My dad and his best friend would tear down barns in the summer. Sounds like an odd thing to do, but in Iowa there are a lot of old barns. Many are in some state of disrepair, but the quality of the wood is amazing. People want to use this wood for other things. So my dad and his buddy would climb on top of these barns and, board by board, they would take them down. Then they'd sell the wood.

You can say we're somewhat defined by our primary school years. This lays the foundation of who we'll become. What was K-12 education like for you in Iowa?

I went to public school. There weren't any other options. It was interesting. Since my parents were teachers, mostly everybody in town knew us. School was good. Looking back, it might not have been the most challenging environment in the world. There weren't things like AP courses. There wasn't an active gifted and talented program. So maybe it could get boring at times. But I had a lot of good teachers who made an impression.

You've been here at Johns Hopkins since Aug. 1. Give me a quick summary of what you've been up to.

I've been in this room listening to a lot of people telling me what they do, who they are, and how this place works. Frankly, I've been trying to meet with anyone who will speak with me.

Christopher Morphew

Image caption: Christopher Morphew

Let me correct that. I haven't been only in this room. I've been down at the medical campus four times. I've been at the Mount Washington campus. I've been to the Columbia campus, and the Homewood campus a few times. I've met with [JHU Provost] Sunil [Kumar] at R. House [in Remington] for our monthly meeting with the provost.

I come in with a lot of experience from three big public flagship universities, but I've been intentional not to be too quick to say that 'I understand this,' or 'I've seen this problem before and I know how to solve this.' We all have these biases, and I'm trying really hard not to let mine shape my thinking about things. I'm trying to sit down and listen to people. I need to figure how this place works. We're coming in with some challenges. It's still a young school. It's immature, not in the pejorative sense, but in that it's still trying to find its identity. But we have some world-class stuff going on, and we've done really well in the rankings.

Interesting that you've made four trips to the medical campus already. Tell me about your relationship with those schools and their deans.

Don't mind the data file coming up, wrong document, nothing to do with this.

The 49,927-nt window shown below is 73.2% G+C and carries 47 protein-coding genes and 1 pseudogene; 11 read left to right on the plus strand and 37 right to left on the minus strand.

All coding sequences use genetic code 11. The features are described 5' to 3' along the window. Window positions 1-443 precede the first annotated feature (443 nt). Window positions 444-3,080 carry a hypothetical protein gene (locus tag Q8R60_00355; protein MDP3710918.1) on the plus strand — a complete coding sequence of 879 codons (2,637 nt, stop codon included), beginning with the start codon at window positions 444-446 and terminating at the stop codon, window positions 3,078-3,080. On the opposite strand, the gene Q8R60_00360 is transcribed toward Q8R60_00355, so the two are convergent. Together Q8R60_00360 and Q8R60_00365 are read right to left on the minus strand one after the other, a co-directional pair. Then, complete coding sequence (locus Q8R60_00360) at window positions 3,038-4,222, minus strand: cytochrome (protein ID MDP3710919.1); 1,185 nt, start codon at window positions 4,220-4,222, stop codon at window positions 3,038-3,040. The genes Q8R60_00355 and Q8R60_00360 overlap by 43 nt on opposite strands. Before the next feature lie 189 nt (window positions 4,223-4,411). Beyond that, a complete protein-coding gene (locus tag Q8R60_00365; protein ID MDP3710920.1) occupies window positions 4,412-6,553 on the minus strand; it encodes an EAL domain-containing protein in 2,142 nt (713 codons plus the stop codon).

Sure. These meetings were good. [Pauses] Did you park in the lot in back? I have an orange 300cc scooter that I brought with me.

Wait, you have an orange scooter?

Yes. I love riding it. It makes getting in to work fun. It's efficient. It's easy.

The reason I bring it up is that I've taken it down to the medical campus, and downtown, and my assistant is worried. She's like, 'You're taking it where?' But to answer your previous question, the reason I've been down to the medical campus so many times is, one, we have the Henderson-Hopkins School in East Baltimore, and I've taken a tour of the school. Henderson-Hopkins will certainly be a priority for us.

But another thing, a big reason I came here is the chance to collaborate. I've had great meetings with a number of people at the School of Public Health. And [Dean] Trish Davidson in the School of Nursing was kind enough to throw a lunch for me. I met Trish early on in the process, and she gave me the lay of the land and helped me understand what it would be like to be a dean here.

I've been down there just like I've been meeting with people here. I say, tell me about your collaborations with the School of Education and the opportunities to work with us. Tell me what you're doing and how it might interface with what we're doing. It's been great. This is now my fourth major research university, and it's by far the most entrepreneurial place I've been in. Not even close. Public Health, I feel, is the epitome of that. Everyone I've met there is this enthusiastic, looking-for-the-next-opportunity kind of person. And we have a lot of people like that in the School of Education. I would like us to be even more entrepreneurial. There's less of a fear of failure here than any other place I've been. Academics can be a risk-adverse bunch, but I get less of a sense of that here. I feel the sky is the limit on collaboration.